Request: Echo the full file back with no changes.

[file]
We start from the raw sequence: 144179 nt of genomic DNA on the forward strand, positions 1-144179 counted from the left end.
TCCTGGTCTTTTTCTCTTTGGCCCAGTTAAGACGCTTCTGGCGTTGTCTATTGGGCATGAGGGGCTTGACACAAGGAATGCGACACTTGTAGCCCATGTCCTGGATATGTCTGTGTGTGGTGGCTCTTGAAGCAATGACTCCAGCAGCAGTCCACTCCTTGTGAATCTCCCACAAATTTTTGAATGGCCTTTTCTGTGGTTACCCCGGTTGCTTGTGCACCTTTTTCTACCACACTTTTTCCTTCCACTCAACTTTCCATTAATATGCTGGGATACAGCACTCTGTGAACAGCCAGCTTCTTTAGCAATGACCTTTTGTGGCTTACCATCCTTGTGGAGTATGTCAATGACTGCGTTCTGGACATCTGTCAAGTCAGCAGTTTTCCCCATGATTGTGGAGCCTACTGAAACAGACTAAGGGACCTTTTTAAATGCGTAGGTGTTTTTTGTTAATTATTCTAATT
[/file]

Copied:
We start from the raw sequence: 144179 nt of genomic DNA on the forward strand, positions 1-144179 counted from the left end.
TCCTGGTCTTTTTCTCTTTGGCCCAGTTAAGACGCTTCTGGCGTTGTCTATTGGGCATGAGGGGCTTGACACAAGGAATGCGACACTTGTAGCCCATGTCCTGGATATGTCTGTGTGTGGTGGCTCTTGAAGCAATGACTCCAGCAGCAGTCCACTCCTTGTGAATCTCCCACAAATTTTTGAATGGCCTTTTCTGTGGTTACCCCGGTTGCTTGTGCACCTTTTTCTACCACACTTTTTCCTTCCACTCAACTTTCCATTAATATGCTGGGATACAGCACTCTGTGAACAGCCAGCTTCTTTAGCAATGACCTTTTGTGGCTTACCATCCTTGTGGAGTATGTCAATGACTGCGTTCTGGACATCTGTCAAGTCAGCAGTTTTCCCCATGATTGTGGAGCCTACTGAAACAGACTAAGGGACCTTTTTAAATGCGTAGGTGTTTTTTGTTAATTATTCTAATT